USS Hilbert (DE-742)

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Career
Name: USS Hilbert
Namesake: Ernest Lenard Hilbert
Builder: Western Pipe and Steel Company, Los Angeles, California
Laid down: 23 March 1943
Launched: 18 July 1943
Commissioned: 4 February 1944
Decommissioned: 19 June 1946
Struck: 1 August 1972
Honors and
awards:
8 battle stars (World War II)
Fate: Sold for scrapping, 15 October 1973
General characteristics
Class & type: Cannon-class destroyer escort
Displacement: 1,240 long tons (1,260 t) standard
1,620 long tons (1,646 t) full
Length: 306 ft (93 m) o/a
300 ft (91 m) w/l
Beam: 36 ft 10 in (11.23 m)
Draft: 11 ft 8 in (3.56 m)
Propulsion: 4 × GM Mod. 16-278A diesel engines with electric drive, 6,000 shp (4,474 kW), 2 screws
Speed: 21 knots (39 km/h; 24 mph)
Range: 10,800 nmi (20,000 km) at 12 kn (22 km/h; 14 mph)
Complement: 15 officers and 201 enlisted
Armament: • 3 × single Mk.22 3"/50 caliber guns
• 1 × twin 40 mm Mk.1 AA gun
• 8 × 20 mm Mk.4 AA guns
• 3 × 21 in (533 mm) torpedo tubes
• 1 × Hedgehog Mk.10 anti-submarine mortar (144 rounds)
• 8 × Mk.6 depth charge projectors
• 2 × Mk.9 depth charge tracks

USS Hilbert (DE-742) was a Cannon-class destroyer escort built for the United States Navy during World War II. She served in the Pacific Ocean and provided escort service against submarine and air attack for Navy vessels and convoys. She returned home after the war with eight battle stars, far more than the average for destroyer escorts.

She was named in honor of Ernest Lenard Hilbert who was awarded the Distinguished Flying Cross posthumously after being shot down during the Battle of Midway. The ship was launched on 18 July 1943 by the Western Pipe and Steel Company; sponsored by Mrs. Fern Hilbert Wier, sister of Aviation Ordnanceman Hilbert; and commissioned on 4 February 1944, Commander J. W. Golinkin, USNR, in command.

World War II Pacific Theatre operations[edit]

After shakedown out of California Hilbert departed San Francisco, California, on 13 May 1944 escorting a transport. Arriving Pearl Harbor on 20 May, she proceeded to Kwajalein and joined the U.S. 5th Fleet. From June through August Hilbert screened the fueling group of Admiral R. K. Turner's Northern Attack Force for the capture of Saipan and Tinian. The Marianas were stoutly and bitterly contested, requiring great flexibility and fortitude before our fleet conquered the rugged and well-defended islands.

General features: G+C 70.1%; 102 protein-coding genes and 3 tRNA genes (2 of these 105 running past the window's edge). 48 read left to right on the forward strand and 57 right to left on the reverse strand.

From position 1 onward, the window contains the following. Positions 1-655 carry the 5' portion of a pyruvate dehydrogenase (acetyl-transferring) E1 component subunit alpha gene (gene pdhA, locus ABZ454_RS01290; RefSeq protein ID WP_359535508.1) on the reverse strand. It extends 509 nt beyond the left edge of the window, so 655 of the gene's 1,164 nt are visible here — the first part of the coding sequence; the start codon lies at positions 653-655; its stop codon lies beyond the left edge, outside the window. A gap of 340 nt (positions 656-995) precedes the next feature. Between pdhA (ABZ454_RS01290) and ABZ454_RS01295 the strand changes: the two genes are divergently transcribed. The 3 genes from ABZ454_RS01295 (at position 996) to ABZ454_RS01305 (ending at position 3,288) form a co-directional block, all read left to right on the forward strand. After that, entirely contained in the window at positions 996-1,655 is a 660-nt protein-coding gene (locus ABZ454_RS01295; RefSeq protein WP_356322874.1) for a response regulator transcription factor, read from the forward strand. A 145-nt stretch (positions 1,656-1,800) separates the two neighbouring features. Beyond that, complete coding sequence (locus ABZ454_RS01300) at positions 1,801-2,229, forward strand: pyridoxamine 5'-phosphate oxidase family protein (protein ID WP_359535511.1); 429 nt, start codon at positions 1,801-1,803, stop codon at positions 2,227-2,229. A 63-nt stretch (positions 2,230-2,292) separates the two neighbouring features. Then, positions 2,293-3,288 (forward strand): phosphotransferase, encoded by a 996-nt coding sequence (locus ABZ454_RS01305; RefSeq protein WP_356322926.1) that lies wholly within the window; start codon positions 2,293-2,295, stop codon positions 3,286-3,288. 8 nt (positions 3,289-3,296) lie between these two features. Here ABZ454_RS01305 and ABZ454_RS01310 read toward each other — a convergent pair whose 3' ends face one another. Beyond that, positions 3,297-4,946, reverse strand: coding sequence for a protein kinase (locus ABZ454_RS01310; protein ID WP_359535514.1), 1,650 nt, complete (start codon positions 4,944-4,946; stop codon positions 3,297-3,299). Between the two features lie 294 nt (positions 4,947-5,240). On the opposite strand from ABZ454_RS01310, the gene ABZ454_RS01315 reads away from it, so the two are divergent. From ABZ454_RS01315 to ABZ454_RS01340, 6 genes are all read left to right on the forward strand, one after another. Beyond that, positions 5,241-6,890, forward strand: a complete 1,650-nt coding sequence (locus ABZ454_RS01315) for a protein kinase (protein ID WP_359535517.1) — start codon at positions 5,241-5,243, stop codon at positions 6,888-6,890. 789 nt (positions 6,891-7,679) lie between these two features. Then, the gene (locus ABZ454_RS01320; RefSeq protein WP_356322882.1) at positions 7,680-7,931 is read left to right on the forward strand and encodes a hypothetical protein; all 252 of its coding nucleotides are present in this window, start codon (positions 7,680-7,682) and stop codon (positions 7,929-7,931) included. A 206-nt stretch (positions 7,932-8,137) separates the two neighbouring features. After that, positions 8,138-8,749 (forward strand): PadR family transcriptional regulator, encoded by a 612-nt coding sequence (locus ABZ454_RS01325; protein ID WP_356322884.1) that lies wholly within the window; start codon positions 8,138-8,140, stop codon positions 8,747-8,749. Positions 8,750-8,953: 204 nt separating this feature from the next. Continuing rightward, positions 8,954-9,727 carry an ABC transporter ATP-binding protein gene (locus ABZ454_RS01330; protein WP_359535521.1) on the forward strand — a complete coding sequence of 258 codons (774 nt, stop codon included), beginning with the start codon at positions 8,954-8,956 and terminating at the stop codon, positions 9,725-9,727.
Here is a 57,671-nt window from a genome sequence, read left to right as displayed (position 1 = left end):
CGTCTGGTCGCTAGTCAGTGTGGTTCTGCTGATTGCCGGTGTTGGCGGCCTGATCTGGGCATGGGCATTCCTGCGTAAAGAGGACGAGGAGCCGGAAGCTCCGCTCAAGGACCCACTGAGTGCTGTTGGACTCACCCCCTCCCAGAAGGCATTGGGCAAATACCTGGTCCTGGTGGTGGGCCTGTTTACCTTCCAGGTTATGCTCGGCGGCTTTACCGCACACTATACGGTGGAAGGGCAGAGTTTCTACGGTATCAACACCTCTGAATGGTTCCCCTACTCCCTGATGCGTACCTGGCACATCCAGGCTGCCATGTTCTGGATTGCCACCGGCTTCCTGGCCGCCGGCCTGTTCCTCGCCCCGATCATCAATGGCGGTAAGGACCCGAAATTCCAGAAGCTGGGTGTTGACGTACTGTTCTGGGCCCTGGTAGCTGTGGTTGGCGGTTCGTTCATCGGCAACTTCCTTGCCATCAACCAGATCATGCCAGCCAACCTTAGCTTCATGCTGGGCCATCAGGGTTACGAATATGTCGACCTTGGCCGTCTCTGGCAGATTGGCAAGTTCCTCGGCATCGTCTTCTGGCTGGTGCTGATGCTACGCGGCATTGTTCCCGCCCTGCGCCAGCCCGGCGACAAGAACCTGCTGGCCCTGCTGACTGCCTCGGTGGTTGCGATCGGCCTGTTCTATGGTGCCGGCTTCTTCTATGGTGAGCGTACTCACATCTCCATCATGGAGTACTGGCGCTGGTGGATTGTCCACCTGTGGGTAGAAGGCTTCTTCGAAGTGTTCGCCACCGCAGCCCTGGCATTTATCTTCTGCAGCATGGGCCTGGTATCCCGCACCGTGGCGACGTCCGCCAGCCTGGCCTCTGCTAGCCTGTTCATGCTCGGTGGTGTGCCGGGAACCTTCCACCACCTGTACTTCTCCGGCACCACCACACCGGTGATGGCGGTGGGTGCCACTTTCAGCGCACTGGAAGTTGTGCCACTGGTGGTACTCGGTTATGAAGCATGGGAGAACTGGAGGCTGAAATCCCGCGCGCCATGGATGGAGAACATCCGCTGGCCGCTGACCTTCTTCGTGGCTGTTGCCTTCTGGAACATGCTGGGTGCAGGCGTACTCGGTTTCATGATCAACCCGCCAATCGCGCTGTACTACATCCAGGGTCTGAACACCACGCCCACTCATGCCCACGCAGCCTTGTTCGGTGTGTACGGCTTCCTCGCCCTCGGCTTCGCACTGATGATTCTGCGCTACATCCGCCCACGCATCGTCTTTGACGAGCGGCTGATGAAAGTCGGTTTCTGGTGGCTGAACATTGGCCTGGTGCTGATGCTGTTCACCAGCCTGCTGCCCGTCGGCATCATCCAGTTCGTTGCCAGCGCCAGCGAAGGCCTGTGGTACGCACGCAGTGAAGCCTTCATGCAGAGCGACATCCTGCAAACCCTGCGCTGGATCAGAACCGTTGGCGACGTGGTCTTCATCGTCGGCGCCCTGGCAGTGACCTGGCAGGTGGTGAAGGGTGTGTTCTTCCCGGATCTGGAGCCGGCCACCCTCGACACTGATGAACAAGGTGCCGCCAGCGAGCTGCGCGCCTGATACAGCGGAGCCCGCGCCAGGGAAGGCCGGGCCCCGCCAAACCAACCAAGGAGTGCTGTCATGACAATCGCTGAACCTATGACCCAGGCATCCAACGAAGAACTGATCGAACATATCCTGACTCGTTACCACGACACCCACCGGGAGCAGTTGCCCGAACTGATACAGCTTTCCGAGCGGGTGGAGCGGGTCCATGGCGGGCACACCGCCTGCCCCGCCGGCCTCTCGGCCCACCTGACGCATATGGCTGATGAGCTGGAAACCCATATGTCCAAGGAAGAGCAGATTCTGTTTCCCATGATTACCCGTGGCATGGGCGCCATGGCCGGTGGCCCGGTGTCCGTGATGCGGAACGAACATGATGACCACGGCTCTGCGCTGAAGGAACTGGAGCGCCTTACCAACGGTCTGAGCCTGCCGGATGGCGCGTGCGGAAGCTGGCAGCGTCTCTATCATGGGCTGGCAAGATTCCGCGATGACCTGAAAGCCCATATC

Supporting Philippine Islands invasion[edit]

Hilbert also played a key role in protecting our oilers which fueled Admiral Marc Mitscher's Fast Carrier Task Force engaged in the Battle of the Philippine Sea — one of the most decisive battles of the war.

In October Hilbert joined Admiral Halsey's U.S. 3rd Fleet and screened the logistics group for the Battle of Leyte Gulf. She also participated in supporting actions in the operations against the Philippines, Iwo Jima, Okinawa and the Japanese home islands.

End-of-War activity[edit]

Hilbert, with other units of the 3rd Fleet, anchored for the first time in Japanese waters at Sagami Wan on 9 September 1945. Departing Tokyo on 29 September Hilbert sailed to Philadelphia, Pennsylvania, via Los Angeles, California, and the Panama Canal Zone, and thence to Green Cove Springs, Florida, arriving on 17 December.

Post-War decommissioning[edit]

She decommissioned on 19 June 1946 and joined the Reserve Fleet. In February 1952 Hilbert joined the Reserve Fleet at Philadelphia, Pennsylvania, where she remained until she was sold for scrapping, on 15 October 1973.

Awards[edit]

Hilbert received eight battle stars for World War II service.

References[edit]

This article incorporates text from the public domain Dictionary of American Naval Fighting Ships. The entry can be found here.

See also[edit]

External links[edit]

  • Photo gallery of USS Hilbert (DE-742) at NavSource Naval History